The UK’s dedicated event that offers a comprehensive program on the latest innovations in imaging diagnosis and treatment.
The Royal College of Nursing has said that the health and care service in the UK can no longer survive on the goodwill of nursing staff.
In letters to party leaders across the UK, Dame Donna Kinnair, chief executive of the RCN, stressed that nursing staff work above and beyond to ensure their patients are safe in very challenging environments. However, the college’s manifesto of policy demands to safeguard nursing and patients.
The letter lists the five policy actions the RCN is calling for across England, Scotland, Northern Ireland and Wales from whichever party forms the next government. They are: addressing nursing workforce shortages, with it written in law in each UK country who is responsible for workforce planning to ensure safe and effective care; investing in health and care services across the UK in line with rising population needs; investing in nursing education and professional development, with students across the UK having access to adequate financial support, and nurses having sufficient funding for continuing professional development; building an immigration system that supports nursing, with continued ability to recruit overseas staff, and a commitment to ethical recruitment; and improving working conditions and pay, with meaningful pay rises for all nursing staff providing publicly funded services.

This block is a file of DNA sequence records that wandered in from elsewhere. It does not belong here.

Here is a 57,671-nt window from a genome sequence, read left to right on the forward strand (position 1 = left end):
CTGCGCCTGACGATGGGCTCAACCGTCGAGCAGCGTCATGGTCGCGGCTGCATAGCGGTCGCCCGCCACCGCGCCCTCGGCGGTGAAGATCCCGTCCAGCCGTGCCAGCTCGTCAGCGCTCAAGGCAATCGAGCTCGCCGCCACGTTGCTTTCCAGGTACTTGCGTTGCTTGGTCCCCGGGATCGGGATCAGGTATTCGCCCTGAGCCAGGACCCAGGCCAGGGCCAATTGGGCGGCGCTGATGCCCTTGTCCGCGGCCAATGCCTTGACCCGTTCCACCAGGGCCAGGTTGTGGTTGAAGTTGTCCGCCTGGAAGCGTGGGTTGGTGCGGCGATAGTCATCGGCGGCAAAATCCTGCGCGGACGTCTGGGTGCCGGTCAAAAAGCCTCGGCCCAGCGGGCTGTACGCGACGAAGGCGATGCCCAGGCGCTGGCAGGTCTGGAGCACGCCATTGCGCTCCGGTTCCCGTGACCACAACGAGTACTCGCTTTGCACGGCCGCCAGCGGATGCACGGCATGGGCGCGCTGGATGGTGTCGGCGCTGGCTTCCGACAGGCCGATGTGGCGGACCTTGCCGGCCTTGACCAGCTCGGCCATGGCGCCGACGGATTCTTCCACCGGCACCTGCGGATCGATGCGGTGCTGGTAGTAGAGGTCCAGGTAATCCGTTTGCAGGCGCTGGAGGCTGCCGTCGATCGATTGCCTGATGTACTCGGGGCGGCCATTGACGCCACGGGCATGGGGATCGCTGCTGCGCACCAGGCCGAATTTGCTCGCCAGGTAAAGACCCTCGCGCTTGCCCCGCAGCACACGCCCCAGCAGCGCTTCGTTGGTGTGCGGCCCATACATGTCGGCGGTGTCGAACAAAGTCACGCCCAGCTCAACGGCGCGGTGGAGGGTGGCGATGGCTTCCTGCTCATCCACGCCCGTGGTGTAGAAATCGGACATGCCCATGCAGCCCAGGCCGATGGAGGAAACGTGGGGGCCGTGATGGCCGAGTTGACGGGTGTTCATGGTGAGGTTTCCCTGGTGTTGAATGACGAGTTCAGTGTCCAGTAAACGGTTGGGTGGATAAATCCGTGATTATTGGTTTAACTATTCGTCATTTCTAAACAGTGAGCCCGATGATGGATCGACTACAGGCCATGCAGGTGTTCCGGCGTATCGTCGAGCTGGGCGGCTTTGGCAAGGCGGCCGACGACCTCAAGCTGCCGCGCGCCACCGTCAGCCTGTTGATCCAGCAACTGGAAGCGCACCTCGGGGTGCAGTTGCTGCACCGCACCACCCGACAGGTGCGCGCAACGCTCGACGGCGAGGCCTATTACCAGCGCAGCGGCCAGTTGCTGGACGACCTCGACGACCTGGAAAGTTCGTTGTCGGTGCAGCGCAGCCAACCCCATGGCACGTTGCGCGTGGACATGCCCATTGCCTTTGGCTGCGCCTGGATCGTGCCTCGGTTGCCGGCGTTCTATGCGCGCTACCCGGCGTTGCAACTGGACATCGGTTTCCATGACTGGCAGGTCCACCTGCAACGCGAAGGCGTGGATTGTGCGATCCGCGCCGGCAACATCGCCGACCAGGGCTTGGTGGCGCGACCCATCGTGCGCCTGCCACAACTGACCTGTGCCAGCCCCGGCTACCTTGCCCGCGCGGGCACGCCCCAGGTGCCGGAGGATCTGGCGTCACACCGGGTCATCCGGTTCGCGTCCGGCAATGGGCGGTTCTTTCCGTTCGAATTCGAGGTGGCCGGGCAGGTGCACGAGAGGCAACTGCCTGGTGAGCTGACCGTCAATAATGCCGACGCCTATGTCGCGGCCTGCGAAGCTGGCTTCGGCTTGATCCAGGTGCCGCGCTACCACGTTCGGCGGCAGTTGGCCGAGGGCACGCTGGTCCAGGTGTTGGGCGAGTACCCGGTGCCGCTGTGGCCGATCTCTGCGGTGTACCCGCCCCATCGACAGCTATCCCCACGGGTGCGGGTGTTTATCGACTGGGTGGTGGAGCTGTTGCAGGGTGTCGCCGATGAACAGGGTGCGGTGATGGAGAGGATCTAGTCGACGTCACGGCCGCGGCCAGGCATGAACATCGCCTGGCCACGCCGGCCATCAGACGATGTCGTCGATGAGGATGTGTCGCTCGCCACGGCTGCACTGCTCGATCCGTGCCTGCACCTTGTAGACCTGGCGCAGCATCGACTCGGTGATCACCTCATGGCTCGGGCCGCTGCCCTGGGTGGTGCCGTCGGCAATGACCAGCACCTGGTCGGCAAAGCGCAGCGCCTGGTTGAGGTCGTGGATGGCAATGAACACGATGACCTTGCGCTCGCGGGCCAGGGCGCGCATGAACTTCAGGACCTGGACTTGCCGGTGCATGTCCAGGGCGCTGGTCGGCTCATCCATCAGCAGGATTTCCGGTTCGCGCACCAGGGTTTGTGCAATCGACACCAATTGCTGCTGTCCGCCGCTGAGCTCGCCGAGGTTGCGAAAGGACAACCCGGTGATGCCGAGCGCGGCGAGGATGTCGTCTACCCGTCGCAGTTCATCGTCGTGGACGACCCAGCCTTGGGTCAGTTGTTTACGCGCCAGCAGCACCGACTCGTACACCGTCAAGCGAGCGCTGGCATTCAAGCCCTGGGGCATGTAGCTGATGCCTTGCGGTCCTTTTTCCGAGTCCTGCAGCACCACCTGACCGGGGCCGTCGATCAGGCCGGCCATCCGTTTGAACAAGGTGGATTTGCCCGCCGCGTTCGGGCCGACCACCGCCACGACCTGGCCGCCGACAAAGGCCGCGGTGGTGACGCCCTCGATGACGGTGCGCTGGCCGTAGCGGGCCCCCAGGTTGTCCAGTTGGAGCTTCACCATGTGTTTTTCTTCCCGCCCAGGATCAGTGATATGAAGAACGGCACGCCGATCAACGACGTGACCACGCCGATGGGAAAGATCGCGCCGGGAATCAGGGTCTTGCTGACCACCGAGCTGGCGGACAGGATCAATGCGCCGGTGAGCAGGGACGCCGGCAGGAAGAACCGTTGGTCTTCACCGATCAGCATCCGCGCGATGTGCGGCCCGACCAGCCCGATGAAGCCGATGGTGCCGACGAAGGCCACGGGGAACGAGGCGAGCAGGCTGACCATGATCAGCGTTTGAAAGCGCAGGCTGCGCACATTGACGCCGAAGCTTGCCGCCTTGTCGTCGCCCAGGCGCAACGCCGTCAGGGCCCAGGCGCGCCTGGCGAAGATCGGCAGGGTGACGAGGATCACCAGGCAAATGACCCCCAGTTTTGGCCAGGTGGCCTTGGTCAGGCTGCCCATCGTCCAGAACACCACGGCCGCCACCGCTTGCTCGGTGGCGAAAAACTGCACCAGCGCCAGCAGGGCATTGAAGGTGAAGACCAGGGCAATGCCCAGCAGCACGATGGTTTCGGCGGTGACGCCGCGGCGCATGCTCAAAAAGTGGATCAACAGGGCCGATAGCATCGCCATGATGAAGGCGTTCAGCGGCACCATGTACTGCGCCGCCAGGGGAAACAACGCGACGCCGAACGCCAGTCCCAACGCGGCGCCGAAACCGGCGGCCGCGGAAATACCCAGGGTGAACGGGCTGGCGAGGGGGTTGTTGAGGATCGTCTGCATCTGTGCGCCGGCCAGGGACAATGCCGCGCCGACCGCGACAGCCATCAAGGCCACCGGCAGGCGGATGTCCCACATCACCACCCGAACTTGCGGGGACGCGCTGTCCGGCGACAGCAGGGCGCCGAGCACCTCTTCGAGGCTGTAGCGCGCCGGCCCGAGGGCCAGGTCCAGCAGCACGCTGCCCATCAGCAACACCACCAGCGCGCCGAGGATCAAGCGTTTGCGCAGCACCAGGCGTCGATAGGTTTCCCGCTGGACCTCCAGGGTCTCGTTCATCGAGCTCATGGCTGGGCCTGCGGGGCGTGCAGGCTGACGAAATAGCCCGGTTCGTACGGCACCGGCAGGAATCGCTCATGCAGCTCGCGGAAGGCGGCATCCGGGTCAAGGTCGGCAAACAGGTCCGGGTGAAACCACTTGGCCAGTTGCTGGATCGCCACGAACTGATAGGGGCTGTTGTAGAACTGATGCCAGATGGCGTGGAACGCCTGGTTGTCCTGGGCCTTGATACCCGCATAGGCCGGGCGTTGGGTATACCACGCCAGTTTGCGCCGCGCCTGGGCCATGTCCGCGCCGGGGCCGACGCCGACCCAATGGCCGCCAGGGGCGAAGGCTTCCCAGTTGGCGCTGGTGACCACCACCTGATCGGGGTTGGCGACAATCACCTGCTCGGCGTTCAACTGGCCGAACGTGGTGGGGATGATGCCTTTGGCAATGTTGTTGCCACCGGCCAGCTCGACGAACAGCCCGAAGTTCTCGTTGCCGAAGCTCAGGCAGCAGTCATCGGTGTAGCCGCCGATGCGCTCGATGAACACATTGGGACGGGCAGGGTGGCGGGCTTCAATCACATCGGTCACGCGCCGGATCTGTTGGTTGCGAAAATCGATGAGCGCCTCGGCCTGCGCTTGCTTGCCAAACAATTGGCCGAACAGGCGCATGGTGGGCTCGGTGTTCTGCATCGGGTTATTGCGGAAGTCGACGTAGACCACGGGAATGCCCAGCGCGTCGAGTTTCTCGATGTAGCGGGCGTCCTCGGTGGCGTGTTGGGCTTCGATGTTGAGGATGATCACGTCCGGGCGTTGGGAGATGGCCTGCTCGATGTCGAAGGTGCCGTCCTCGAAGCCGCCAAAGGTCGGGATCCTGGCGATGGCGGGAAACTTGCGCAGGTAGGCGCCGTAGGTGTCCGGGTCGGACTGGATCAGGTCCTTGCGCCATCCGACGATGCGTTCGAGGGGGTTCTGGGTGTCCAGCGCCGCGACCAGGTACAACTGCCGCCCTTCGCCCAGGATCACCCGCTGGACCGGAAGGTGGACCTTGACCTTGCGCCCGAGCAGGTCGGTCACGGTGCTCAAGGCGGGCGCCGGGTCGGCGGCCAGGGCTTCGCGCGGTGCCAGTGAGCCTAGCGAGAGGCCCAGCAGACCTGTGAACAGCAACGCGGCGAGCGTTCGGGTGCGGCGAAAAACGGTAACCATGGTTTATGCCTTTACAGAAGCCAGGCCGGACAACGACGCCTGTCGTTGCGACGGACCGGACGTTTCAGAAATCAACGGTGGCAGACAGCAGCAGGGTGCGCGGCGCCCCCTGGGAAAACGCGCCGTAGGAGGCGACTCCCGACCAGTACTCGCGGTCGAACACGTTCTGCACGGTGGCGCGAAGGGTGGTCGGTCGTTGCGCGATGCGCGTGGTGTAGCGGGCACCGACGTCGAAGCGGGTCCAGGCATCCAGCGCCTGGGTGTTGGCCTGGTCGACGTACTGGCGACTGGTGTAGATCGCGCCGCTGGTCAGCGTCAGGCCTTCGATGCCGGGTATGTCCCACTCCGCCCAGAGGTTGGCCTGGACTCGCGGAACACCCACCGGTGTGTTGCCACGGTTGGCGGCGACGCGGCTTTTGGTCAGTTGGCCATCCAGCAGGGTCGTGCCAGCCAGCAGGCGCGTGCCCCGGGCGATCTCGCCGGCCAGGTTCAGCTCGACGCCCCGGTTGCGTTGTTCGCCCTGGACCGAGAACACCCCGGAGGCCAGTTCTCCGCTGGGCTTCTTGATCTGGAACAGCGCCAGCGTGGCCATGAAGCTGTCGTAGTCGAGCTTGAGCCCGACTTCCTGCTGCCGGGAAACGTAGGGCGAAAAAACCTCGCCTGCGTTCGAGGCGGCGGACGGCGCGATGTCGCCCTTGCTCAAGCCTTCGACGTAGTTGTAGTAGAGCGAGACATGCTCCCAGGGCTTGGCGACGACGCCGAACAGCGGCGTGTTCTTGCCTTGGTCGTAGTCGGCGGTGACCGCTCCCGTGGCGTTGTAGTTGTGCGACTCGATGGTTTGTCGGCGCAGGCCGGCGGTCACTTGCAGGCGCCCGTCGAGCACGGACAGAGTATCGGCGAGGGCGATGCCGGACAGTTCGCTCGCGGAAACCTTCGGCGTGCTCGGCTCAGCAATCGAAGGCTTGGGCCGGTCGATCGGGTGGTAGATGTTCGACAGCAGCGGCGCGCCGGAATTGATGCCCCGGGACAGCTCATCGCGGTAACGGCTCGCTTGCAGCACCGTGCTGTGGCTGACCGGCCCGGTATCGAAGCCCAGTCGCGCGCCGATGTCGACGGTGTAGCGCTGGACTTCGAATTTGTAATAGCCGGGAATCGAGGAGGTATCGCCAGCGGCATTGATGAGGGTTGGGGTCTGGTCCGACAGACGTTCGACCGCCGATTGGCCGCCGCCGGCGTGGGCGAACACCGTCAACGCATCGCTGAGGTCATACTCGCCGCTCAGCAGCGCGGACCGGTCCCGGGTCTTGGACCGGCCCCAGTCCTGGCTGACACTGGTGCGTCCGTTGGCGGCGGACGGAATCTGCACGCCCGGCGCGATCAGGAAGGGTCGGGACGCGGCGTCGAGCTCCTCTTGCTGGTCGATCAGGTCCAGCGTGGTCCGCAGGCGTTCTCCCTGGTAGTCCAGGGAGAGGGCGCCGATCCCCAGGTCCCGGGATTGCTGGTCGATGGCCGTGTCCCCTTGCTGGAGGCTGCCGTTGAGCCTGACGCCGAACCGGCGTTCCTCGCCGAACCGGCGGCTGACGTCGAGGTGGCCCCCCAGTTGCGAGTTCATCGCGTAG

The letter, which has been sent to the leaders of the Conservative, Labour, Liberal Democrat, Green and Brexit parties, also challenges all party leaders to drop the Immigration Health Surcharge, which currently requires non-EU migrants to the UK to pay a fee of £400 a year for themselves, and a further £400 for each dependant living with them, to access NHS services – whether they use them or not.
Kinnair concludes: “The NHS and social care is rightly at the heart of this election. On behalf of our 450,000 members across the UK, we call on you and your party to help deliver the changes we need for our members and our patients. It is time for our voice at the frontline to be meaningfully acted upon.”
The RCN’s country directors in Scotland, Wales and Northern Ireland have written similar letters to political parties in those nations.